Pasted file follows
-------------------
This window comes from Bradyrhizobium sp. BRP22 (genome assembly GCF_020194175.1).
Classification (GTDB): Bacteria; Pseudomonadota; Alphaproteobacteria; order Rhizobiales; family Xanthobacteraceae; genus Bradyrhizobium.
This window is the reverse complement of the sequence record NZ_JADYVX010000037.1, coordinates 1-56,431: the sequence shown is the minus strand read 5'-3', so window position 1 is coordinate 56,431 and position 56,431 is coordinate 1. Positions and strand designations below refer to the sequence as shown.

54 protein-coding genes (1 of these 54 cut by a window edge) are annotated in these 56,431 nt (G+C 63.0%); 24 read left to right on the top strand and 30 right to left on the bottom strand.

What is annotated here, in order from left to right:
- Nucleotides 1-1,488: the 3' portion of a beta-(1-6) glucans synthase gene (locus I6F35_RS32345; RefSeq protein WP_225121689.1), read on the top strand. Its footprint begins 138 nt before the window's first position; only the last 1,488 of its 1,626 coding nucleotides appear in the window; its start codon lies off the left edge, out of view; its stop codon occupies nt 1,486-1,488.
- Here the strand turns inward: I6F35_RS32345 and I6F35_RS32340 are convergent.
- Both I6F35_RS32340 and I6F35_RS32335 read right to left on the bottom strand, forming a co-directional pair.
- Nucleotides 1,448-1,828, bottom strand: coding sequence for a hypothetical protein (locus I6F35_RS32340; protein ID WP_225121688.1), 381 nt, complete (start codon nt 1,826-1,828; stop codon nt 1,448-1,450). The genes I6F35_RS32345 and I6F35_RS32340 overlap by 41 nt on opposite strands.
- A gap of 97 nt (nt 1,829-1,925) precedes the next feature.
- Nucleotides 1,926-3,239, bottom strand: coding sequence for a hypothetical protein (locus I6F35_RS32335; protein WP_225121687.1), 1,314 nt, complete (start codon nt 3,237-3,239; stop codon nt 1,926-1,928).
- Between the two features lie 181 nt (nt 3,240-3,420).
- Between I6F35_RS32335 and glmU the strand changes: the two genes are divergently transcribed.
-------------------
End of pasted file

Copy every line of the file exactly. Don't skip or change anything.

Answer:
This window comes from Bradyrhizobium sp. BRP22 (genome assembly GCF_020194175.1).
Classification (GTDB): Bacteria; Pseudomonadota; Alphaproteobacteria; order Rhizobiales; family Xanthobacteraceae; genus Bradyrhizobium.
This window is the reverse complement of the sequence record NZ_JADYVX010000037.1, coordinates 1-56,431: the sequence shown is the minus strand read 5'-3', so window position 1 is coordinate 56,431 and position 56,431 is coordinate 1. Positions and strand designations below refer to the sequence as shown.

54 protein-coding genes (1 of these 54 cut by a window edge) are annotated in these 56,431 nt (G+C 63.0%); 24 read left to right on the top strand and 30 right to left on the bottom strand.

What is annotated here, in order from left to right:
- Nucleotides 1-1,488: the 3' portion of a beta-(1-6) glucans synthase gene (locus I6F35_RS32345; RefSeq protein WP_225121689.1), read on the top strand. Its footprint begins 138 nt before the window's first position; only the last 1,488 of its 1,626 coding nucleotides appear in the window; its start codon lies off the left edge, out of view; its stop codon occupies nt 1,486-1,488.
- Here the strand turns inward: I6F35_RS32345 and I6F35_RS32340 are convergent.
- Both I6F35_RS32340 and I6F35_RS32335 read right to left on the bottom strand, forming a co-directional pair.
- Nucleotides 1,448-1,828, bottom strand: coding sequence for a hypothetical protein (locus I6F35_RS32340; protein ID WP_225121688.1), 381 nt, complete (start codon nt 1,826-1,828; stop codon nt 1,448-1,450). The genes I6F35_RS32345 and I6F35_RS32340 overlap by 41 nt on opposite strands.
- A gap of 97 nt (nt 1,829-1,925) precedes the next feature.
- Nucleotides 1,926-3,239, bottom strand: coding sequence for a hypothetical protein (locus I6F35_RS32335; protein WP_225121687.1), 1,314 nt, complete (start codon nt 3,237-3,239; stop codon nt 1,926-1,928).
- Between the two features lie 181 nt (nt 3,240-3,420).
- Between I6F35_RS32335 and glmU the strand changes: the two genes are divergently transcribed.